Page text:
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Dr Sophia M. Connell

  • Overview

    Overview

    Biography

    Sophia M. Connell is Senior Lecturer in the Philosophy Department. Before coming to Birkbeck in 2017, Sophia taught philosophy at the University of Cambridge for 15 years. She has been a Fellow and Arts Admissions Tutor at Selwyn College (2015-17), a Philosophy Lecturer at Newnham College (2002-17), a Teaching Associate (2010-11) and Lecturer (2008-9) in the Faculty of Philosophy and was a Research Fellow at both Churchill and St John’s Colleges (1997-2001).

    Highlights

    • Melvyn Bragg and guests discuss Aristotle's method of biological investigation and the first systematic and thorough study of animals, which was unequalled for almost 2,000 years. 

      https://www.bbc.co.uk/programmes/m0002cfd

    Qualifications

    • MPhil, University of Cambridge, 1994
    • PhD, University of Cambridge, 1997

    Web profiles

    Administrative responsibilities

    • Admissions Tutor for MA

    Visiting posts

    Professional activities

    Associate Editor (Ancient Philosophy), British Journal for the History of Philosophy.

    Professional memberships

    • Committee member, British Society for the History of Philosophy

    • Member, London Centre for Ancient Philosophy

    Honours and awards

  • Research

    Research

    Research interests

    • Ancient Greek Philosophy
    • Aristotle's Biology
    • Aristotle's Ethics
    • Aristotle's Psychology and Philosophy of Mind
    • Plato's Political Philosophy
    • Animal Cognition (especially in Aristotle)
    • History of Analytic Philosophy (especially female figures)
    • Mary Midgley
    • G.E.M. Anscombe
    • Alice Ambrose
    • Women in Ancient Science, Medicine and Philosophy

    Research overview

    Sophia works broadly to consolidate and improve philosophical engagement with Aristotle’s biological corpus, particularly the Generation of Animals, Parts of Animals and Historia Animalium. Her work shows how serious engagement with these relatively neglected texts throws new light on many aspects of Aristotle’s philosophy.  She is currently working on a commentary on the Generation of Animals in the Clarendon Aristotle series for Oxford University Press and translations and introductions to the Historia Animalium and Parts of Animals for Hackett.  She is also the editor of The Cambridge Companion to Aristotle’s Biology and The Critical Guide to Aristotle’s Parts of Animals (both forthcoming with Cambridge). In 2016, her book Aristotle on Female Animals was published with Cambridge University Press.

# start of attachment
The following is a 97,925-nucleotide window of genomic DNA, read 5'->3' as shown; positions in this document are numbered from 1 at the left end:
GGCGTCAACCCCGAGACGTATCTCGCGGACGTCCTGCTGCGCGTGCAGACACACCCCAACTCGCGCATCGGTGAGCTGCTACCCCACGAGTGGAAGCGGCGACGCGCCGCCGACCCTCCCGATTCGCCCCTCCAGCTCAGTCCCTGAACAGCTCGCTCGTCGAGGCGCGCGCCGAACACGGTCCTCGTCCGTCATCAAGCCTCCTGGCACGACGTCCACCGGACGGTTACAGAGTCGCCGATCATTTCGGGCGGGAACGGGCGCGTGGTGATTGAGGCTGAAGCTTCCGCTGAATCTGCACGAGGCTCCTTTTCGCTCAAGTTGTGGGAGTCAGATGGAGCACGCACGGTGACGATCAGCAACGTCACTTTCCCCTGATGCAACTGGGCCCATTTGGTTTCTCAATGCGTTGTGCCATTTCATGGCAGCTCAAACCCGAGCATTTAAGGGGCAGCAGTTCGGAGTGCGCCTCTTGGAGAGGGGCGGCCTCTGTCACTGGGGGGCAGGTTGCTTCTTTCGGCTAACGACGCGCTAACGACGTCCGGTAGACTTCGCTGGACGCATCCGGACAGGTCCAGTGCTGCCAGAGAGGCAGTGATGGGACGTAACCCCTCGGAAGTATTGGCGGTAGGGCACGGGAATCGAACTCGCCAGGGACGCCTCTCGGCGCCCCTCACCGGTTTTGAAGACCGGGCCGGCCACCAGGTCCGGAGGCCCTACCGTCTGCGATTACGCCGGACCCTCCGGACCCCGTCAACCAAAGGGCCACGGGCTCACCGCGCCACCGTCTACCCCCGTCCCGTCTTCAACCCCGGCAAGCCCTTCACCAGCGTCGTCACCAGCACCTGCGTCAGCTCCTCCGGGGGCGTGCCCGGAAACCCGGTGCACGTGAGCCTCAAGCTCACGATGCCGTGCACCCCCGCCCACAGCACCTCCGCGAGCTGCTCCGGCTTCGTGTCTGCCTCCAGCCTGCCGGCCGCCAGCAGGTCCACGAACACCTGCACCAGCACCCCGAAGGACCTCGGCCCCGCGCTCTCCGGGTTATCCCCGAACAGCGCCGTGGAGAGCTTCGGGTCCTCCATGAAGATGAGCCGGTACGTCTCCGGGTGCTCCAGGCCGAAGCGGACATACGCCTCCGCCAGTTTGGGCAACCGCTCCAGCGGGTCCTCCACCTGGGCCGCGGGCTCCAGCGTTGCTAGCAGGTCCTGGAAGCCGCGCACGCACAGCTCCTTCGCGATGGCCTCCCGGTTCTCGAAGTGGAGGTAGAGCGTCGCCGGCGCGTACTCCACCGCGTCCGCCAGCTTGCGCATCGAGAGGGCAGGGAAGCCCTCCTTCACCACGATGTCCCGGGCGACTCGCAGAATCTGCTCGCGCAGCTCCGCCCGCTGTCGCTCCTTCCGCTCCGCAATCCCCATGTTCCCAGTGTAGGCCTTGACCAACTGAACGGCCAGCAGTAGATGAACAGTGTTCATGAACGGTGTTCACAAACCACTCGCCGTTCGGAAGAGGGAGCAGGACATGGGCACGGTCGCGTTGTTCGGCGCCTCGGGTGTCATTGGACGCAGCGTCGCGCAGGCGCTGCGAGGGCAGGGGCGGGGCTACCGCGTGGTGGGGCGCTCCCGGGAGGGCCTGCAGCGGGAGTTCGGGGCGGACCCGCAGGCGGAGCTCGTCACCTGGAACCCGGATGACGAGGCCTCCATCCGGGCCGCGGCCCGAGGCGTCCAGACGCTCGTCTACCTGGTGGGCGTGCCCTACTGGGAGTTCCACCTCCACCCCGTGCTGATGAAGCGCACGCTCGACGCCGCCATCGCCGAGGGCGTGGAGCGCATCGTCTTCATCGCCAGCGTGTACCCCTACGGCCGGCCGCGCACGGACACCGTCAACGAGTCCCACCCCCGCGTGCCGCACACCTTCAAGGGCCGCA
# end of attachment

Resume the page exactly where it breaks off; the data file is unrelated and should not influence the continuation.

Sophia has recently published work on Aristotle’s nutritive soul and is developing a series of papers on the bodily basis for intellect in Aristotle’s philosophy.  Another strand of her research makes relevant connections between Aristotle’s biology and his ethical and political works.  For Aristotle each animal has a way of life that accords with its kind, and makes that animal able to live well.  Although humans are also animals, limited by their embodied and mortal condition, they must fulfil their nature through thoughtful and rational engagement in the decisions that will shape their lives.  For Aristotle humans are social animals, which means they cannot do well unless they interact successfully with others. Although uniquely placed in the natural world, humans share many features with other animals including sociality, sentience, emotional responsiveness and even certain ways of thinking. These facts impact our responsibilities towards non-human animals. Sophia has published several papers exploring these themes in Aristotle and contemporary Aristotelianism. As well as this, Sophia is developing new research on the female body in ancient philosophical and medico-philosophical texts.